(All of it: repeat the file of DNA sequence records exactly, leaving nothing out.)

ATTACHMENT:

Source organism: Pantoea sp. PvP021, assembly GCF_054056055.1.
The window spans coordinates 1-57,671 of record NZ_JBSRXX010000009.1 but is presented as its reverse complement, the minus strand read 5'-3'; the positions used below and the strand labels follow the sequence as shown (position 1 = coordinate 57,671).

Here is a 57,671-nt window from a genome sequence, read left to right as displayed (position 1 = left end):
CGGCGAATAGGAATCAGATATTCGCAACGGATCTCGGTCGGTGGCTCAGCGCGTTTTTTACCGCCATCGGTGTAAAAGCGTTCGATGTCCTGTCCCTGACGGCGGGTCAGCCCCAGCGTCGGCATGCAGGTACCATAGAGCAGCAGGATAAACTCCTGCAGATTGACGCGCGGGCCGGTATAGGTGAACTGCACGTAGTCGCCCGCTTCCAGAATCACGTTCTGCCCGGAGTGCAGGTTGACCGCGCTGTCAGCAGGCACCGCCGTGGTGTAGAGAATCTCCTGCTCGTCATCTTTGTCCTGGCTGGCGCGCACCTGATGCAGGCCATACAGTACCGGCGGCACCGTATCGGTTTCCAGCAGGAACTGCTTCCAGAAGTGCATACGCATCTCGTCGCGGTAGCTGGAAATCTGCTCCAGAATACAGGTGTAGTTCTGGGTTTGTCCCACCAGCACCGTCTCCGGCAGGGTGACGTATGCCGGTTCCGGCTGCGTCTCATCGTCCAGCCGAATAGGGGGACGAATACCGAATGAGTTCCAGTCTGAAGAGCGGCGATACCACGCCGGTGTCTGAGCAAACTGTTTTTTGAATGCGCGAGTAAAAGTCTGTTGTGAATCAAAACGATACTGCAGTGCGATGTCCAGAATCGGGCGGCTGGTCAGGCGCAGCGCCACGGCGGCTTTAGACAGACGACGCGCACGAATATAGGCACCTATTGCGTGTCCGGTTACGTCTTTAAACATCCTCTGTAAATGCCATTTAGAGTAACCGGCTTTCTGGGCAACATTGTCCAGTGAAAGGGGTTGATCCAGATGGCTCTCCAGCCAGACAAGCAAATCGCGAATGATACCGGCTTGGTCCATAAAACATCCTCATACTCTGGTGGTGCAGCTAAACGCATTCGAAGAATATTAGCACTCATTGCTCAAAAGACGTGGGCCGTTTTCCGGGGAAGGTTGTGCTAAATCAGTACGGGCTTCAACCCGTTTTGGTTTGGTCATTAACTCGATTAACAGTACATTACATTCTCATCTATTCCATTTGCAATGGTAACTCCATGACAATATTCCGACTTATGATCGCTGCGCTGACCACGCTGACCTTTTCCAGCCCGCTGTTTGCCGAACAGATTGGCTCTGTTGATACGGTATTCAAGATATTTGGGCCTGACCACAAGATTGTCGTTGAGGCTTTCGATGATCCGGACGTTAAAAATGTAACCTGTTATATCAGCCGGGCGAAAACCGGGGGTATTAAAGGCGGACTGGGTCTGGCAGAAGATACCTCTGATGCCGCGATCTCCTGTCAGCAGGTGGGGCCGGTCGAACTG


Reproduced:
Source organism: Pantoea sp. PvP021, assembly GCF_054056055.1.
The window spans coordinates 1-57,671 of record NZ_JBSRXX010000009.1 but is presented as its reverse complement, the minus strand read 5'-3'; the positions used below and the strand labels follow the sequence as shown (position 1 = coordinate 57,671).

Here is a 57,671-nt window from a genome sequence, read left to right as displayed (position 1 = left end):
CGGCGAATAGGAATCAGATATTCGCAACGGATCTCGGTCGGTGGCTCAGCGCGTTTTTTACCGCCATCGGTGTAAAAGCGTTCGATGTCCTGTCCCTGACGGCGGGTCAGCCCCAGCGTCGGCATGCAGGTACCATAGAGCAGCAGGATAAACTCCTGCAGATTGACGCGCGGGCCGGTATAGGTGAACTGCACGTAGTCGCCCGCTTCCAGAATCACGTTCTGCCCGGAGTGCAGGTTGACCGCGCTGTCAGCAGGCACCGCCGTGGTGTAGAGAATCTCCTGCTCGTCATCTTTGTCCTGGCTGGCGCGCACCTGATGCAGGCCATACAGTACCGGCGGCACCGTATCGGTTTCCAGCAGGAACTGCTTCCAGAAGTGCATACGCATCTCGTCGCGGTAGCTGGAAATCTGCTCCAGAATACAGGTGTAGTTCTGGGTTTGTCCCACCAGCACCGTCTCCGGCAGGGTGACGTATGCCGGTTCCGGCTGCGTCTCATCGTCCAGCCGAATAGGGGGACGAATACCGAATGAGTTCCAGTCTGAAGAGCGGCGATACCACGCCGGTGTCTGAGCAAACTGTTTTTTGAATGCGCGAGTAAAAGTCTGTTGTGAATCAAAACGATACTGCAGTGCGATGTCCAGAATCGGGCGGCTGGTCAGGCGCAGCGCCACGGCGGCTTTAGACAGACGACGCGCACGAATATAGGCACCTATTGCGTGTCCGGTTACGTCTTTAAACATCCTCTGTAAATGCCATTTAGAGTAACCGGCTTTCTGGGCAACATTGTCCAGTGAAAGGGGTTGATCCAGATGGCTCTCCAGCCAGACAAGCAAATCGCGAATGATACCGGCTTGGTCCATAAAACATCCTCATACTCTGGTGGTGCAGCTAAACGCATTCGAAGAATATTAGCACTCATTGCTCAAAAGACGTGGGCCGTTTTCCGGGGAAGGTTGTGCTAAATCAGTACGGGCTTCAACCCGTTTTGGTTTGGTCATTAACTCGATTAACAGTACATTACATTCTCATCTATTCCATTTGCAATGGTAACTCCATGACAATATTCCGACTTATGATCGCTGCGCTGACCACGCTGACCTTTTCCAGCCCGCTGTTTGCCGAACAGATTGGCTCTGTTGATACGGTATTCAAGATATTTGGGCCTGACCACAAGATTGTCGTTGAGGCTTTCGATGATCCGGACGTTAAAAATGTAACCTGTTATATCAGCCGGGCGAAAACCGGGGGTATTAAAGGCGGACTGGGTCTGGCAGAAGATACCTCTGATGCCGCGATCTCCTGTCAGCAGGTGGGGCCGGTCGAACTG